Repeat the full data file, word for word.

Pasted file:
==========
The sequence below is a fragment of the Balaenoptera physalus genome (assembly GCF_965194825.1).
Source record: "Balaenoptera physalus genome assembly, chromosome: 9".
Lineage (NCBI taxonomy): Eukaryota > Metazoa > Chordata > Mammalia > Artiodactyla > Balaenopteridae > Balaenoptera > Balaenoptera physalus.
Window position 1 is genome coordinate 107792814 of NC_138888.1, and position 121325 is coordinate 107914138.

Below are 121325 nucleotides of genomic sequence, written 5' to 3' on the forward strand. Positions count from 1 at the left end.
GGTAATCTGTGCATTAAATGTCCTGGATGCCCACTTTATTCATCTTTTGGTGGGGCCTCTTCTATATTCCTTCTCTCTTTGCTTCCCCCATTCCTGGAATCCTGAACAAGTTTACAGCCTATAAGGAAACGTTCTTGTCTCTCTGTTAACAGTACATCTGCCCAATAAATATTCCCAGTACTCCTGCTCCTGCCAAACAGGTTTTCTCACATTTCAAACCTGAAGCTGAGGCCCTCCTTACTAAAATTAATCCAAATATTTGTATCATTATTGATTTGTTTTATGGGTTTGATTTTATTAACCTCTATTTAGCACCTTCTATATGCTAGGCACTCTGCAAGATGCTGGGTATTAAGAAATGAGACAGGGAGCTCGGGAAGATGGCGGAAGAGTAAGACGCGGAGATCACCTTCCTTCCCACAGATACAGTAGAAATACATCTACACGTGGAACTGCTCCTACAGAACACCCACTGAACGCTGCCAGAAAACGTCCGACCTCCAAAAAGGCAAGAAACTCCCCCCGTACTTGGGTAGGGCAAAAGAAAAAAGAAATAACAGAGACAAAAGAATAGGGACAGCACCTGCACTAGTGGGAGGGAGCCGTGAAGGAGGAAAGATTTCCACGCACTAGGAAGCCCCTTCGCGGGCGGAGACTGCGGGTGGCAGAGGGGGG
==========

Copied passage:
The sequence below is a fragment of the Balaenoptera physalus genome (assembly GCF_965194825.1).
Source record: "Balaenoptera physalus genome assembly, chromosome: 9".
Lineage (NCBI taxonomy): Eukaryota > Metazoa > Chordata > Mammalia > Artiodactyla > Balaenopteridae > Balaenoptera > Balaenoptera physalus.
Window position 1 is genome coordinate 107792814 of NC_138888.1, and position 121325 is coordinate 107914138.

Below are 121325 nucleotides of genomic sequence, written 5' to 3' on the forward strand. Positions count from 1 at the left end.
GGTAATCTGTGCATTAAATGTCCTGGATGCCCACTTTATTCATCTTTTGGTGGGGCCTCTTCTATATTCCTTCTCTCTTTGCTTCCCCCATTCCTGGAATCCTGAACAAGTTTACAGCCTATAAGGAAACGTTCTTGTCTCTCTGTTAACAGTACATCTGCCCAATAAATATTCCCAGTACTCCTGCTCCTGCCAAACAGGTTTTCTCACATTTCAAACCTGAAGCTGAGGCCCTCCTTACTAAAATTAATCCAAATATTTGTATCATTATTGATTTGTTTTATGGGTTTGATTTTATTAACCTCTATTTAGCACCTTCTATATGCTAGGCACTCTGCAAGATGCTGGGTATTAAGAAATGAGACAGGGAGCTCGGGAAGATGGCGGAAGAGTAAGACGCGGAGATCACCTTCCTTCCCACAGATACAGTAGAAATACATCTACACGTGGAACTGCTCCTACAGAACACCCACTGAACGCTGCCAGAAAACGTCCGACCTCCAAAAAGGCAAGAAACTCCCCCCGTACTTGGGTAGGGCAAAAGAAAAAAGAAATAACAGAGACAAAAGAATAGGGACAGCACCTGCACTAGTGGGAGGGAGCCGTGAAGGAGGAAAGATTTCCACGCACTAGGAAGCCCCTTCGCGGGCGGAGACTGCGGGTGGCAGAGGGGGG